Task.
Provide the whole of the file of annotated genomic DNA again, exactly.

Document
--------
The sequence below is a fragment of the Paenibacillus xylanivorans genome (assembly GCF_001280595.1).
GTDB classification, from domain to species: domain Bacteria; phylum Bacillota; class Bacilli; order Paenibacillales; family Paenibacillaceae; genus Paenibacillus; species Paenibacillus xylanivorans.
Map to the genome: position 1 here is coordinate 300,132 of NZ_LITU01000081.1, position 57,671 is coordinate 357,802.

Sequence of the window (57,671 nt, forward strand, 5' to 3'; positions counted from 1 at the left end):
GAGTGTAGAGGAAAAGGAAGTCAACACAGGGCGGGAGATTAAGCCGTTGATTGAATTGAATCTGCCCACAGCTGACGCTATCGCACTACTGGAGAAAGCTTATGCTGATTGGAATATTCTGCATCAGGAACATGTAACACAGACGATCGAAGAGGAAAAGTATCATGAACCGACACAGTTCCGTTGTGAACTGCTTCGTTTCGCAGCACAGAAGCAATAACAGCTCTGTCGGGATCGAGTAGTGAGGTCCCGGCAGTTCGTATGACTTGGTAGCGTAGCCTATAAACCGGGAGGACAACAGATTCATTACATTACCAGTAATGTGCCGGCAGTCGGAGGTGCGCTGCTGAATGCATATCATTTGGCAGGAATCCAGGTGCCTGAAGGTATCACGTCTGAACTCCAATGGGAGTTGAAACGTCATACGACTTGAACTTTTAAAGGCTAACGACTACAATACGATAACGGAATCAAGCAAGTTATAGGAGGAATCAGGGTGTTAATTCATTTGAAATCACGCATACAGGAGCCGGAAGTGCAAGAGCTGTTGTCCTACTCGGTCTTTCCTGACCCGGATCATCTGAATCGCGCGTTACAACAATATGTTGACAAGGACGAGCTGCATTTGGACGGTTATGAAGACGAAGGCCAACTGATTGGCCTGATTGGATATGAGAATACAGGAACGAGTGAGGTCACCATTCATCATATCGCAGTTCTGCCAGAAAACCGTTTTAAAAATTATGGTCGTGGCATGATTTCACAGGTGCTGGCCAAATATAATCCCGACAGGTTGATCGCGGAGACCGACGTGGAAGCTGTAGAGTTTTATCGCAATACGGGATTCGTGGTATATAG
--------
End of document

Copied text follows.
The sequence below is a fragment of the Paenibacillus xylanivorans genome (assembly GCF_001280595.1).
GTDB classification, from domain to species: domain Bacteria; phylum Bacillota; class Bacilli; order Paenibacillales; family Paenibacillaceae; genus Paenibacillus; species Paenibacillus xylanivorans.
Map to the genome: position 1 here is coordinate 300,132 of NZ_LITU01000081.1, position 57,671 is coordinate 357,802.

Sequence of the window (57,671 nt, forward strand, 5' to 3'; positions counted from 1 at the left end):
GAGTGTAGAGGAAAAGGAAGTCAACACAGGGCGGGAGATTAAGCCGTTGATTGAATTGAATCTGCCCACAGCTGACGCTATCGCACTACTGGAGAAAGCTTATGCTGATTGGAATATTCTGCATCAGGAACATGTAACACAGACGATCGAAGAGGAAAAGTATCATGAACCGACACAGTTCCGTTGTGAACTGCTTCGTTTCGCAGCACAGAAGCAATAACAGCTCTGTCGGGATCGAGTAGTGAGGTCCCGGCAGTTCGTATGACTTGGTAGCGTAGCCTATAAACCGGGAGGACAACAGATTCATTACATTACCAGTAATGTGCCGGCAGTCGGAGGTGCGCTGCTGAATGCATATCATTTGGCAGGAATCCAGGTGCCTGAAGGTATCACGTCTGAACTCCAATGGGAGTTGAAACGTCATACGACTTGAACTTTTAAAGGCTAACGACTACAATACGATAACGGAATCAAGCAAGTTATAGGAGGAATCAGGGTGTTAATTCATTTGAAATCACGCATACAGGAGCCGGAAGTGCAAGAGCTGTTGTCCTACTCGGTCTTTCCTGACCCGGATCATCTGAATCGCGCGTTACAACAATATGTTGACAAGGACGAGCTGCATTTGGACGGTTATGAAGACGAAGGCCAACTGATTGGCCTGATTGGATATGAGAATACAGGAACGAGTGAGGTCACCATTCATCATATCGCAGTTCTGCCAGAAAACCGTTTTAAAAATTATGGTCGTGGCATGATTTCACAGGTGCTGGCCAAATATAATCCCGACAGGTTGATCGCGGAGACCGACGTGGAAGCTGTAGAGTTTTATCGCAATACGGGATTCGTGGTATATAG